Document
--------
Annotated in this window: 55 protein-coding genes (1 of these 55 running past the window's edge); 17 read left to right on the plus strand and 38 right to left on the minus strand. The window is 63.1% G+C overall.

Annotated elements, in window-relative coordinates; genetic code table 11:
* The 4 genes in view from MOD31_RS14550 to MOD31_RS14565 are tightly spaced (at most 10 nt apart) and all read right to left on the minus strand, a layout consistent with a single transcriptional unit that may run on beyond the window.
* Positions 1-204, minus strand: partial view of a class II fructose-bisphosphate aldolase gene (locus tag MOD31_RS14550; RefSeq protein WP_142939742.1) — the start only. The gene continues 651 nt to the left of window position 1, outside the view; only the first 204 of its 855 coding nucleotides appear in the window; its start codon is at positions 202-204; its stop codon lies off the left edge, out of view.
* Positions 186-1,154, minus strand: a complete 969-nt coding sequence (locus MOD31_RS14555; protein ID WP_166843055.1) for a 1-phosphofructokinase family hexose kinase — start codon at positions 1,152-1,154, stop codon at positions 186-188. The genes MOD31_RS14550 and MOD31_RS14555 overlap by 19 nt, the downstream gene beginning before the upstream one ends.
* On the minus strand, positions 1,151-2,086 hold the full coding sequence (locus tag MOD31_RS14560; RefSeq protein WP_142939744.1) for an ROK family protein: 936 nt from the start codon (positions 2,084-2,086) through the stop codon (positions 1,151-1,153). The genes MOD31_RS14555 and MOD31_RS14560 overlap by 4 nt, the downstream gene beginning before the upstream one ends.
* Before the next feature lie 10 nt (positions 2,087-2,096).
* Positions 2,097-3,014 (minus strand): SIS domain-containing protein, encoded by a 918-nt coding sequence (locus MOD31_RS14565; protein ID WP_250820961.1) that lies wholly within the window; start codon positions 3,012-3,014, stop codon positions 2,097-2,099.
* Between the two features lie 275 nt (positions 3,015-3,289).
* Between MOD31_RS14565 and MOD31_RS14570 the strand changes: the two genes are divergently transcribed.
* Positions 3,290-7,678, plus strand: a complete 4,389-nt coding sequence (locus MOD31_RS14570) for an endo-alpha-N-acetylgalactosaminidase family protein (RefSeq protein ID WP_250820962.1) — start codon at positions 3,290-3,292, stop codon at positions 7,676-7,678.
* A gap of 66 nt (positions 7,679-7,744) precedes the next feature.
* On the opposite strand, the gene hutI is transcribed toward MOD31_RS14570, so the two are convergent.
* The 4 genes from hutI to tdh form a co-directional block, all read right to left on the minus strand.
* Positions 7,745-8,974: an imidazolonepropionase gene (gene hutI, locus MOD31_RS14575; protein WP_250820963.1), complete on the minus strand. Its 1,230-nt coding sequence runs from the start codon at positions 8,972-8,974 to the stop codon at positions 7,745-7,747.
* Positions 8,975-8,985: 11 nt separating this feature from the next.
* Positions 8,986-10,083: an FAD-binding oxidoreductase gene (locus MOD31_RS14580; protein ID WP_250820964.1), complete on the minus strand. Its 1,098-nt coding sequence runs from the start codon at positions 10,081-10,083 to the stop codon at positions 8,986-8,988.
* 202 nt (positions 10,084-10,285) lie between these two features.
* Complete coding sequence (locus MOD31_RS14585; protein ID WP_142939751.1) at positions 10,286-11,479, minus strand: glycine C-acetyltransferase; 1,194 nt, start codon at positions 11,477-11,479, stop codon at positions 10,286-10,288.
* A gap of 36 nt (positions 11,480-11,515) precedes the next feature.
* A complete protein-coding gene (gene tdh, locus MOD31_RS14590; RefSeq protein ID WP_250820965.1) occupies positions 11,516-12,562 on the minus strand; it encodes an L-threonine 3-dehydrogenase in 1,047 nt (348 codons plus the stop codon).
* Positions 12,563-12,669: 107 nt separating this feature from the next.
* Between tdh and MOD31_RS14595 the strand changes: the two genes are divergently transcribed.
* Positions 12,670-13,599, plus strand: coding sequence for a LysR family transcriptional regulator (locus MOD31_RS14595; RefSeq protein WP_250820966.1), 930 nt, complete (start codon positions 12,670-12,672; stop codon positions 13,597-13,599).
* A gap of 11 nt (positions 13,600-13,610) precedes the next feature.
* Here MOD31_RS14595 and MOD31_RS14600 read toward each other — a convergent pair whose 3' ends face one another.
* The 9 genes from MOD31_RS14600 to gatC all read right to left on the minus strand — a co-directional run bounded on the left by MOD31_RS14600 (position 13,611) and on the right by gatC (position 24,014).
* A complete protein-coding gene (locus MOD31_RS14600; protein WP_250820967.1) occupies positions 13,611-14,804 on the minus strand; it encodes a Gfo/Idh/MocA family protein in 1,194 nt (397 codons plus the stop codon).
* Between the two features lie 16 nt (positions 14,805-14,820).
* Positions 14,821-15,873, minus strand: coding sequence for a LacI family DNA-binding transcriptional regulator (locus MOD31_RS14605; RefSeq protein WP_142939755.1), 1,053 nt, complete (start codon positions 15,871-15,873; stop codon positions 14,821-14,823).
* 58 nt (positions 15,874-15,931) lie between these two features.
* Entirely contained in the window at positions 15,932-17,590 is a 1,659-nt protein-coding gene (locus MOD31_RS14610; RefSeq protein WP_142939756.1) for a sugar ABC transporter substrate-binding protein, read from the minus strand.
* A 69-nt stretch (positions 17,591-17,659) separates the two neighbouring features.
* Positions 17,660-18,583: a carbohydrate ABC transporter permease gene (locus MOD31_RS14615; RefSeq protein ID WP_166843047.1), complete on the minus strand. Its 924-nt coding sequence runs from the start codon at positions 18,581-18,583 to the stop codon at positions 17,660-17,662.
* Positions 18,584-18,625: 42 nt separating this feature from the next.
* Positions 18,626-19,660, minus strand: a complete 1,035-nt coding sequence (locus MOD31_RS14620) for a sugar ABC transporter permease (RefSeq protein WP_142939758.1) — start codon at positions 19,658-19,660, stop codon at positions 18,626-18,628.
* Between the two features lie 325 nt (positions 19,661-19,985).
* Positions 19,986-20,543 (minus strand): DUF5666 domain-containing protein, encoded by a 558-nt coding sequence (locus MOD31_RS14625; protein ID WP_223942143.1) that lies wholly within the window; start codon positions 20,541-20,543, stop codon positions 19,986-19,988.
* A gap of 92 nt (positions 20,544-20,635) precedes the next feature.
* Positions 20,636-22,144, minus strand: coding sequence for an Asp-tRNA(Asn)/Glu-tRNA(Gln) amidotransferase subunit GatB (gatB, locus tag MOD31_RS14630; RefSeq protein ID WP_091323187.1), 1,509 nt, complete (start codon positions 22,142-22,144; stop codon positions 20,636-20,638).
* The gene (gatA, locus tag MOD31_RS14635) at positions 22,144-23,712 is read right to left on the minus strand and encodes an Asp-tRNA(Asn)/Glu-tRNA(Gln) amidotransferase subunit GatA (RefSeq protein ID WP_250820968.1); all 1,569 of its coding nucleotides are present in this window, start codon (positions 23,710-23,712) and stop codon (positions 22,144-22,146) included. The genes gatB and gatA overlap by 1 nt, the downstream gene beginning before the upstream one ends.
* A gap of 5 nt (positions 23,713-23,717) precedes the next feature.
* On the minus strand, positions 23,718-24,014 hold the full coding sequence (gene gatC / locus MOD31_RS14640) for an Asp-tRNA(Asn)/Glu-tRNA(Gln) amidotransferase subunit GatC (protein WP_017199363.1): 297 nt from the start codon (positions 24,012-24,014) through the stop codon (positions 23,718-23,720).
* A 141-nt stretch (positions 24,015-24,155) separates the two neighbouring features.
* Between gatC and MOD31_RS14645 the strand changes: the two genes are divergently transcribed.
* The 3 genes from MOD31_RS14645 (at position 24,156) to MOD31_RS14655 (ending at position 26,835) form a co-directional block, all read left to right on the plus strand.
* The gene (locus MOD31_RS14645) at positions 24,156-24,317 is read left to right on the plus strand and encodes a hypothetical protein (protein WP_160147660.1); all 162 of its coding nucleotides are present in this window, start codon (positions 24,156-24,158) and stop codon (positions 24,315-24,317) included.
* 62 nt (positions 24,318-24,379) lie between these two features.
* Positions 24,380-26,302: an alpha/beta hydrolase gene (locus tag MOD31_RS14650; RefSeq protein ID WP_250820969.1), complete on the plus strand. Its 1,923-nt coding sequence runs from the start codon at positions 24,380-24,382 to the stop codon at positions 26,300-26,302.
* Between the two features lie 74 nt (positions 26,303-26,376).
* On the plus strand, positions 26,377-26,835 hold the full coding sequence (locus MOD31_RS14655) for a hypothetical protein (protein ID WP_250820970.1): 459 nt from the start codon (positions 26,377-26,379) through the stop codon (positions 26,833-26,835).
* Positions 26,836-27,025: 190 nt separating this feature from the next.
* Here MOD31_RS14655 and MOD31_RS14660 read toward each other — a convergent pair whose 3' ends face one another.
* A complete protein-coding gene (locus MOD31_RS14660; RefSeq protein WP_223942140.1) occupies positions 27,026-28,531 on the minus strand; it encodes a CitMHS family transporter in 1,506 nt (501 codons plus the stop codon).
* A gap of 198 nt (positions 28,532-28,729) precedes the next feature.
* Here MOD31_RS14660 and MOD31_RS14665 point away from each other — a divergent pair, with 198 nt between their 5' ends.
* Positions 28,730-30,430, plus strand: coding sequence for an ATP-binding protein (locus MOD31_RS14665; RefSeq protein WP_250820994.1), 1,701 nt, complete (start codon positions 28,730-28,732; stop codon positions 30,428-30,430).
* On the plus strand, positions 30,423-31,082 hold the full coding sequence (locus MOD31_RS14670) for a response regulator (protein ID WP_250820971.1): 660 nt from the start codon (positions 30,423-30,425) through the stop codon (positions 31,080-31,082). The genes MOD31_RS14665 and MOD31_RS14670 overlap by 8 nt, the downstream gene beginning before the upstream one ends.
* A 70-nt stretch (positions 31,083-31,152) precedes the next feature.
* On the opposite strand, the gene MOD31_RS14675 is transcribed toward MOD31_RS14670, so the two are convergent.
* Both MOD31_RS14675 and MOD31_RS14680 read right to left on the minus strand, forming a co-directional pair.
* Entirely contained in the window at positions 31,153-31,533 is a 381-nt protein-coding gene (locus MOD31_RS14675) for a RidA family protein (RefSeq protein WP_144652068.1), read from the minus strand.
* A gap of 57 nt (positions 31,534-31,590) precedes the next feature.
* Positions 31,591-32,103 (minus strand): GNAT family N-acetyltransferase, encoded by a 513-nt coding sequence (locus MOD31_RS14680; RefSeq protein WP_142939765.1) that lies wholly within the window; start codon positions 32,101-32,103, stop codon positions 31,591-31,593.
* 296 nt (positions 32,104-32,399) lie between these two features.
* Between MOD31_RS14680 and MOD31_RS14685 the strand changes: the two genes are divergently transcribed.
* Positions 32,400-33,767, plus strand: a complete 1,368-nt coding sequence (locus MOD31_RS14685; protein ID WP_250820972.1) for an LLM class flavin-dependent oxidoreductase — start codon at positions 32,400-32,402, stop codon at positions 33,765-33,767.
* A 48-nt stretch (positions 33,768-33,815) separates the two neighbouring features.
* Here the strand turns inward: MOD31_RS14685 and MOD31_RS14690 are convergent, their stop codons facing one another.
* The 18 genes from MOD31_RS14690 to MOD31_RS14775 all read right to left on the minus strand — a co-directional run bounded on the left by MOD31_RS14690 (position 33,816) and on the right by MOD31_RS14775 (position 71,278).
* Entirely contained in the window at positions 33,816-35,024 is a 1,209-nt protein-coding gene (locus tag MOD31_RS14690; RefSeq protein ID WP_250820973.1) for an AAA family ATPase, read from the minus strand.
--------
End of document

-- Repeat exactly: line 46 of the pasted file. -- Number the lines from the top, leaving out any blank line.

* The 3 genes from MOD31_RS14645 (at position 24,156) to MOD31_RS14655 (ending at position 26,835) form a co-directional block, all read left to right on the plus strand.